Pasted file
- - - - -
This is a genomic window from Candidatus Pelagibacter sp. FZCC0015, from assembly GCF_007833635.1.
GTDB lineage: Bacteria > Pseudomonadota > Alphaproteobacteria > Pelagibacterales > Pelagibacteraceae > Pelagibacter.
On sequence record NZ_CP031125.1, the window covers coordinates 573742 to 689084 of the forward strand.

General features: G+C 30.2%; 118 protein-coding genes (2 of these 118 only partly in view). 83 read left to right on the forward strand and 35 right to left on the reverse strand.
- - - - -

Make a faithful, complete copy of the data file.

This is a genomic window from Candidatus Pelagibacter sp. FZCC0015, from assembly GCF_007833635.1.
GTDB lineage: Bacteria > Pseudomonadota > Alphaproteobacteria > Pelagibacterales > Pelagibacteraceae > Pelagibacter.
On sequence record NZ_CP031125.1, the window covers coordinates 573742 to 689084 of the forward strand.

General features: G+C 30.2%; 118 protein-coding genes (2 of these 118 only partly in view). 83 read left to right on the forward strand and 35 right to left on the reverse strand.